The Woodman’s Daughter

Sir John Everett Millais’ painting The Woodman’s Daughter is based on a poem by Coventry Patmore.  When first exhibited in 1851, this excerpt of the poem accompanied the work: She went merely to think she help’d; And, whilst he hack’d and saw’d, The rich Squire’s son, a young boy then, Whole mornings, as if awed,…
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Images of Ariadne

She’s a tragic heroine, so it is easy to see why she has appealed to artists. Even Agatha Christie adopted her name when created her alter ego Ariadne Oliver. Ariadne was a daughter of Minos, king of Crete.  She defied her father by helping his prisoner, Theseus, who had been imprisoned in the Minotaur’s labrynth….
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The Bridge of Sighs

The Life and Letters of Sir John Everett Millais is my go-to source when blogging about Millias’ works. Written by his son John Guille Millais, it was published in 1899 as a two-volume set that is filled with biographical information and anecdotes about Millais works, models, and themes.  It is an invaluable resource for me and…
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I stretch my hands and catch at Hope

According to myth, after Prometheus stole fire from the gods, Zeus wanted to punish mankind. He ordered Hephaistos and other gods to create a woman that they would endow with gifts and beauty. Hephaistos created her lovely form; the Four Winds breathed life into her. Her beauty was given to her by Aphrodite. Zeus bestowed…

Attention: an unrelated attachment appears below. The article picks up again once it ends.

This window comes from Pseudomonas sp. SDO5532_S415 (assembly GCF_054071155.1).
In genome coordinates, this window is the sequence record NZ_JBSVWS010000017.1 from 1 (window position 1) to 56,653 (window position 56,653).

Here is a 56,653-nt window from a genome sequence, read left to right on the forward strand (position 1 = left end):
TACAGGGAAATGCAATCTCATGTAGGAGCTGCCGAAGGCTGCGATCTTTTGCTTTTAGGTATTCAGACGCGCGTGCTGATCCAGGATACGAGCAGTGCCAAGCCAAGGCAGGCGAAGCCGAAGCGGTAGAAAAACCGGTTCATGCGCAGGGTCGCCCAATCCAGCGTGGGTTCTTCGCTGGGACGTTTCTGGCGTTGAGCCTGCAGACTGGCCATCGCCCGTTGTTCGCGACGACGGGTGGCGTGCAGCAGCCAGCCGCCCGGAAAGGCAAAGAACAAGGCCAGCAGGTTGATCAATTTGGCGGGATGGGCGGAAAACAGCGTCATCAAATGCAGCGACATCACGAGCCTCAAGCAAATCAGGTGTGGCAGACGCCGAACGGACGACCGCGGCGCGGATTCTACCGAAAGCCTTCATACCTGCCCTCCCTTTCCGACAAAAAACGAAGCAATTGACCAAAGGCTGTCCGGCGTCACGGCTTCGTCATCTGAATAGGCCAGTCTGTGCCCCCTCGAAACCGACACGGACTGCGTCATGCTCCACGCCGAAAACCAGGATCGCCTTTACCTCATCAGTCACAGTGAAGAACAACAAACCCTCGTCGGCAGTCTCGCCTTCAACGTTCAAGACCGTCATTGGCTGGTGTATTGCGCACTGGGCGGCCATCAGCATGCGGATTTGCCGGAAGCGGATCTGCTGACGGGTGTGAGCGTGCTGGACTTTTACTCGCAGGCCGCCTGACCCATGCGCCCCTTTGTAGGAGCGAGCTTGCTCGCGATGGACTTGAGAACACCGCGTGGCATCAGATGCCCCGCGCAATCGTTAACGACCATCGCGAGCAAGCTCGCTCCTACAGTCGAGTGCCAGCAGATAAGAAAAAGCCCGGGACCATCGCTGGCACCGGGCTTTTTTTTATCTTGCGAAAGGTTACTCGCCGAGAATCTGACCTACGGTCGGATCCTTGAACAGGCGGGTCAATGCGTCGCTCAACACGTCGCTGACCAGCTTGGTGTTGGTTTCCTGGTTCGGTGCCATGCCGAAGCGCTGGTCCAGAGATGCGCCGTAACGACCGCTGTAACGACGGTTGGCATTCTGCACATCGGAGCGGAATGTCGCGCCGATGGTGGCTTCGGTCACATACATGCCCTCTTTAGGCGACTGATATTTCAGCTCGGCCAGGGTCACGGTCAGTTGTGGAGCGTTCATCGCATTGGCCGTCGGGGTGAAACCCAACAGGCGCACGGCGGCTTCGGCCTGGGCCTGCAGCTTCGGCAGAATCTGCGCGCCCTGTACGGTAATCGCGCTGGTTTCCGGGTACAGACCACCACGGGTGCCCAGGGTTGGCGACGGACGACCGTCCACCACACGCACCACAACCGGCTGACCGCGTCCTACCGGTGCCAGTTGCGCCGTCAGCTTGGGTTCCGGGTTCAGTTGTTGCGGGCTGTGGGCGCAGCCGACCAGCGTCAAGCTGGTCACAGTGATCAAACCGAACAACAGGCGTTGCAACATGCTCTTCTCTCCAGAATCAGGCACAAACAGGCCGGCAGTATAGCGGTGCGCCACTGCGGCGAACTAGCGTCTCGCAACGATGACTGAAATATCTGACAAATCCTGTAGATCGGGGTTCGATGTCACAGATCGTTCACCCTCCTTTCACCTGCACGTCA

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Katabasis: Descend into Hell

After my recent post on Dante’s Divine Comedy, I’ve been thinking about metaphorical descents into the Underworld.  The rather beautiful Greek word for descent is katabasis, usually used to describe a hero’s journey into the underworld on a quest of some sort.  It’s a journey seen in not only a  variety of myths, but multiple…
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Don’t look back!

Orpheus was given his lyre by the god Apollo and it was the Muses that taught him how to play.  His gift for music enchanted all living things: wild beasts, trees and even stones.  After his journeys with the Argonauts, Orpheus married his love Eurydice.  When Eurydice died from a snake bite, grief-stricken Orpheus felt…
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Ellen Terry, Pre-Raphaelite actress

Yesterday I received a surprise from my lovely friend Kirsty Stonell Walker. Kirsty and her family recently visited the Watts Gallery and its current exhibition ‘Ellen Terry: The Painter’s Actress’ and was kind enough to send me a copy of Watts Magazine. It was a timely parcel to receive.  Just two days before, I had happened…
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